The Participation Blog

Getting Beyond Contempt

As you’re reading this, the fall campaign cycle in the U.S. will be in your rearview mirror, although I’m confident we’ll still be knee deep in the nasty aftermath. This will likely go down as the ugliest, most vitriolic campaign cycle in recent memory and it’s widened the gap further among us. Where and how does that end and when and how does that ever heal? How will we ever engage people across the chasm? For your consideration, here’s a place to start.

Erica Etelson is the author of Beyond Contempt: How Liberals Can Communicate Across the Great Divide. She explains well a point that we make in our training classes and consulting around managing public opposition and outrage for practitioners of public engagement. That is that you can’t allow simple disagreements to devolve into personal disrespect and humiliation. The feeling of humiliation is a mixture of shame and anger. German social psychologist Evelin Lindner calls humiliation “the nuclear bomb of the emotions.” By stripping away the other person’s dignity, humiliation inflicts a mortal wound, leaving the humiliated mind to convince itself of the need to inflict even greater pain on the perpetrator. Lindner identifies horrific spirals of humiliation on the genocidal histories of Germany, Somalia, Rwanda, and Serbia, where she learned the Somali proverb, “Humiliation is worse than death; in times of war, words of humiliation hurt more than bullets.”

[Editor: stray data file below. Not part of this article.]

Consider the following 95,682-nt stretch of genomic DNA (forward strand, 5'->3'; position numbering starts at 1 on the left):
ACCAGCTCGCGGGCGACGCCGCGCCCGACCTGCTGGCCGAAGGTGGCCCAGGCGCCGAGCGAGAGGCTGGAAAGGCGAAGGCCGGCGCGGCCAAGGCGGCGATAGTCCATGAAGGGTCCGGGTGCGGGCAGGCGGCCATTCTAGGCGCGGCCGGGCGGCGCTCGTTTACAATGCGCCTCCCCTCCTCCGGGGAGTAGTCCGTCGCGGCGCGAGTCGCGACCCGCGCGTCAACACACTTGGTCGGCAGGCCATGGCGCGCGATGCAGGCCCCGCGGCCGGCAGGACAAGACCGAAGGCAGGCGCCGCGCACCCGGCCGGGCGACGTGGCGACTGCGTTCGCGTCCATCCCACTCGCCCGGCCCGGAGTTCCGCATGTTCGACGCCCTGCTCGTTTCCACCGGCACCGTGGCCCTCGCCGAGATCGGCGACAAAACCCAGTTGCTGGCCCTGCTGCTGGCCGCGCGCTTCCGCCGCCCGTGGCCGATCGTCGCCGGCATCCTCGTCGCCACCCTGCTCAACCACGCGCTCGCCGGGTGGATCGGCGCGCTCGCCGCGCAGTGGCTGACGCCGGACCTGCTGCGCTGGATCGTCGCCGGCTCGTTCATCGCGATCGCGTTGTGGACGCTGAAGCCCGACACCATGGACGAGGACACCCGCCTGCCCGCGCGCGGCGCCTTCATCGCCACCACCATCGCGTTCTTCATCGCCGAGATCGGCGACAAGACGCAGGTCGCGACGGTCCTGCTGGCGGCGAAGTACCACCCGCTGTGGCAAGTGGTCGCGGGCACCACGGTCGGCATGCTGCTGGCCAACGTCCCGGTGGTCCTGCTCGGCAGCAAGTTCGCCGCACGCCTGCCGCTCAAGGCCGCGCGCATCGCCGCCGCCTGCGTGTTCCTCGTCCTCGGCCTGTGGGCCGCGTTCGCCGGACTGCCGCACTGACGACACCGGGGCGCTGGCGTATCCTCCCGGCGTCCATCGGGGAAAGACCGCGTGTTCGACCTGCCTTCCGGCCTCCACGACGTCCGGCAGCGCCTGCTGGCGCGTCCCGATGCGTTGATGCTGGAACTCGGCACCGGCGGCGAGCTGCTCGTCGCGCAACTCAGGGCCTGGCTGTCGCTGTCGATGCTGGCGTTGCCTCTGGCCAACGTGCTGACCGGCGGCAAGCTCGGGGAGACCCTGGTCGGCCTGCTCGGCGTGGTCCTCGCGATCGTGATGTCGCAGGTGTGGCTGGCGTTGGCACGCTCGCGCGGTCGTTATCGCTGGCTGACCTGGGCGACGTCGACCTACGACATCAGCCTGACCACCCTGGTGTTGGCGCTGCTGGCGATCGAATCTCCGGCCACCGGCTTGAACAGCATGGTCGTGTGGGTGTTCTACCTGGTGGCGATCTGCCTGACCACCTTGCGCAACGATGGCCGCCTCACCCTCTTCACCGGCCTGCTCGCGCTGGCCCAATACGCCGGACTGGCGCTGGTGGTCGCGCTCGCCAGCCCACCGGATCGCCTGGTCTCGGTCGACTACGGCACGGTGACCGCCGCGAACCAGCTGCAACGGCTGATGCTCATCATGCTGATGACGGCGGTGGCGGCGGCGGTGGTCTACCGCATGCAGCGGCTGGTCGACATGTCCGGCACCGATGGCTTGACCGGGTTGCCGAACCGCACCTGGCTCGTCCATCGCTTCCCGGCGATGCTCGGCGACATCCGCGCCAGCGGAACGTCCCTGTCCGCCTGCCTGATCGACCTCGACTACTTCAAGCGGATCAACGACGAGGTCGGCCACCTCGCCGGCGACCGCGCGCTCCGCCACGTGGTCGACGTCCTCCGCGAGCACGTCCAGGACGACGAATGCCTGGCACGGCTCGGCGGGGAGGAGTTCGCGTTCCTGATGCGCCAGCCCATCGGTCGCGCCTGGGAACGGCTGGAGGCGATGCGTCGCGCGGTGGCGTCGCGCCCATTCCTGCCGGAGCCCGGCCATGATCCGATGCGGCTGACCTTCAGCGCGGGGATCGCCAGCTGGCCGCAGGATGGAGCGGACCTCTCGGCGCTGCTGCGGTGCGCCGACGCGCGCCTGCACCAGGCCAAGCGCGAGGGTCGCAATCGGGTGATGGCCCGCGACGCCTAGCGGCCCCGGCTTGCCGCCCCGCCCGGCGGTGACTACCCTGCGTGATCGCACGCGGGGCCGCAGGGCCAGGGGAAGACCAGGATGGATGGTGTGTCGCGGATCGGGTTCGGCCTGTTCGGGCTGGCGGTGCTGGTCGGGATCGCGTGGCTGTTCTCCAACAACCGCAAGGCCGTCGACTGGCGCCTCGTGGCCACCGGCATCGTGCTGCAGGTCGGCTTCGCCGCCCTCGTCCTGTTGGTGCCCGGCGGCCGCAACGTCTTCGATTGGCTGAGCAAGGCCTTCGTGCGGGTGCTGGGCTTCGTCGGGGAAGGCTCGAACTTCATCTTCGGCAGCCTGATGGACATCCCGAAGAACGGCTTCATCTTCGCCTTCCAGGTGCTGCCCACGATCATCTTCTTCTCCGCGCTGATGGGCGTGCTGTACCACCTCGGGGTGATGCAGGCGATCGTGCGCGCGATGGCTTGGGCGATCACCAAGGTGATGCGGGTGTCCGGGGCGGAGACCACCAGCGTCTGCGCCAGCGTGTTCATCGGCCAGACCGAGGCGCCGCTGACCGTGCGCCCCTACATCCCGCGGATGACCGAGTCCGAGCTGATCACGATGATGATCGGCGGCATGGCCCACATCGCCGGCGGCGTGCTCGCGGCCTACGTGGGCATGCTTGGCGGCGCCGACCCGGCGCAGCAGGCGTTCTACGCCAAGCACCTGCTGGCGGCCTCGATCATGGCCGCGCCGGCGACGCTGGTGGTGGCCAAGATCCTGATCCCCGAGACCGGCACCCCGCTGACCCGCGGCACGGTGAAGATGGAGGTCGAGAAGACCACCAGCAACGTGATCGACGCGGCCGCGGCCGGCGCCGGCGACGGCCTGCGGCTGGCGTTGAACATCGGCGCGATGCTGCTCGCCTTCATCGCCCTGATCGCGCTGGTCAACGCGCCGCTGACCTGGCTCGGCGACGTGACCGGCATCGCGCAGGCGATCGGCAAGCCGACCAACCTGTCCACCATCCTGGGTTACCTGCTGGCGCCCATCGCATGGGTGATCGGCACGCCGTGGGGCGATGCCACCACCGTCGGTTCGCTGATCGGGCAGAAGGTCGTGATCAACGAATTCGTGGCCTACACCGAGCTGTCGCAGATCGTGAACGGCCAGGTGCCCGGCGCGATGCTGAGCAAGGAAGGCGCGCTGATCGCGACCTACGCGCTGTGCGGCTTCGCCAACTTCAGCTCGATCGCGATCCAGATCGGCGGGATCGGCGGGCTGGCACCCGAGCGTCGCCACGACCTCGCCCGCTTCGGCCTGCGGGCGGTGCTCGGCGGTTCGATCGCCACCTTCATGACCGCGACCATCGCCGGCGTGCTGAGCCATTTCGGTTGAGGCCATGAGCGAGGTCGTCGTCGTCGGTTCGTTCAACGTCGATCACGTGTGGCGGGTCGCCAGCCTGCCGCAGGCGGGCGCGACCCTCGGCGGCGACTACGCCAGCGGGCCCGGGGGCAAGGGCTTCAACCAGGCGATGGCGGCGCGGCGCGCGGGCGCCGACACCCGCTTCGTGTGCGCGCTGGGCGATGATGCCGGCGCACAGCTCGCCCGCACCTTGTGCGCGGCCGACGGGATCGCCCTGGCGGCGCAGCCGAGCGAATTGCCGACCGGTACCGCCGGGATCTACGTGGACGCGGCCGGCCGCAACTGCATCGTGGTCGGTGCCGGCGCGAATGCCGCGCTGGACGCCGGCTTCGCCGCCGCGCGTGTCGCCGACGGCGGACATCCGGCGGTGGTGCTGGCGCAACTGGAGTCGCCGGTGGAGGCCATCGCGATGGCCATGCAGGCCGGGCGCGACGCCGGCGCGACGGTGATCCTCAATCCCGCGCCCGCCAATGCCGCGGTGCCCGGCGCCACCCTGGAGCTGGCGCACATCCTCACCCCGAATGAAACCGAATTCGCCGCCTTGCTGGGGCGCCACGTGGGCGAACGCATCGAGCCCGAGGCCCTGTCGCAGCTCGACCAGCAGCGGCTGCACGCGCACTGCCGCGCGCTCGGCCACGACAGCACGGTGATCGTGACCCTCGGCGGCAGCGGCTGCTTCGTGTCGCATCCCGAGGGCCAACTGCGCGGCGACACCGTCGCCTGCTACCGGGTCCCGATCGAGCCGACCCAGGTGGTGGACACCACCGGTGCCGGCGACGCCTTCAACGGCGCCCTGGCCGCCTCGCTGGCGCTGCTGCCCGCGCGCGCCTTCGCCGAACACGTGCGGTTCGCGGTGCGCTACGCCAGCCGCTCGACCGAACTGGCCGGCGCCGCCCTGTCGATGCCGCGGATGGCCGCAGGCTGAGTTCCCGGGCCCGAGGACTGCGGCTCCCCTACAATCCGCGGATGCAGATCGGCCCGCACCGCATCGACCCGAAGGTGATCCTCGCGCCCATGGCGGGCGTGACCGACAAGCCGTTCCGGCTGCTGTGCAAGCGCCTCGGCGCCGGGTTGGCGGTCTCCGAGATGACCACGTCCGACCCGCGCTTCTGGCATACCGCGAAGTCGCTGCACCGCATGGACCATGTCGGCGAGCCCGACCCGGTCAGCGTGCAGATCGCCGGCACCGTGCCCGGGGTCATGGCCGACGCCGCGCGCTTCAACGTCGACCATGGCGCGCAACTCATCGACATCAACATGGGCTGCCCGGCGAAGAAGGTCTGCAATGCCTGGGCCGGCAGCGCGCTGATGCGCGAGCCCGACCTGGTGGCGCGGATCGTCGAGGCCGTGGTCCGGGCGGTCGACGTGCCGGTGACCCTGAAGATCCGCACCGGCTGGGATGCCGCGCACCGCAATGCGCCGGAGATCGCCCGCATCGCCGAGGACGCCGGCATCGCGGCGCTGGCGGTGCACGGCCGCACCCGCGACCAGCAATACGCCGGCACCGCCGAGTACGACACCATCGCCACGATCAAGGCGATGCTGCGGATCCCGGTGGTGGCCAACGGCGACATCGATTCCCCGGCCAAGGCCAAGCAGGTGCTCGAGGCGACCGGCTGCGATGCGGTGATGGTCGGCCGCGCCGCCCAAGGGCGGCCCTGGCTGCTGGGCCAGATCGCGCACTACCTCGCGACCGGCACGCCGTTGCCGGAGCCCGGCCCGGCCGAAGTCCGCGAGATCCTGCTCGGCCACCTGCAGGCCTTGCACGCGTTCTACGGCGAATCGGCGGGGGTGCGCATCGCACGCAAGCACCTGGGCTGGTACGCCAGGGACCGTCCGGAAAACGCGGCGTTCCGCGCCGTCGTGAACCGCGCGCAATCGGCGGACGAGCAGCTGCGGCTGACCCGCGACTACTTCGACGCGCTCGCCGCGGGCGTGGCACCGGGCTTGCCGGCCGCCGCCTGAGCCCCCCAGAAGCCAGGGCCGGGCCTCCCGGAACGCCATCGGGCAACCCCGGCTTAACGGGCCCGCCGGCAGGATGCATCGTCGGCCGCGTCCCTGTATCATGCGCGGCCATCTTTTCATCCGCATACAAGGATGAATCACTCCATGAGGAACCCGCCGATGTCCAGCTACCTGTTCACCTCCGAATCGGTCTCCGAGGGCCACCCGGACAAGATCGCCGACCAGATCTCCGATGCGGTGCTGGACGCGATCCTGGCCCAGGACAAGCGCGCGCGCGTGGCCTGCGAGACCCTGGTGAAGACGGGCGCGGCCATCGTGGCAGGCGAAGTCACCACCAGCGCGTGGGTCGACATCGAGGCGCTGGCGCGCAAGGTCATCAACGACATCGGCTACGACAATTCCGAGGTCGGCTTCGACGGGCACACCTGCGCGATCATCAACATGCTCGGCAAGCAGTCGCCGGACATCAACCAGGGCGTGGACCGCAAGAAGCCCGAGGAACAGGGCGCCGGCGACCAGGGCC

I’m not suggesting that there’s no difference between right and wrong and that evil shouldn’t be challenged, it can and must, but we’ve gotta get a handle on how we handle basic differences of opinion. Way back in 2016, Margaret Sullivan at the Washington Post (also formerly at the New York Times, that other liberal rag) told journalists who are today still trying to figure out how to cover and write about Donald Trump and his followers, “Lose the smugness. Keep the mission.”

Abraham Lincoln figured that out a century and a half ago.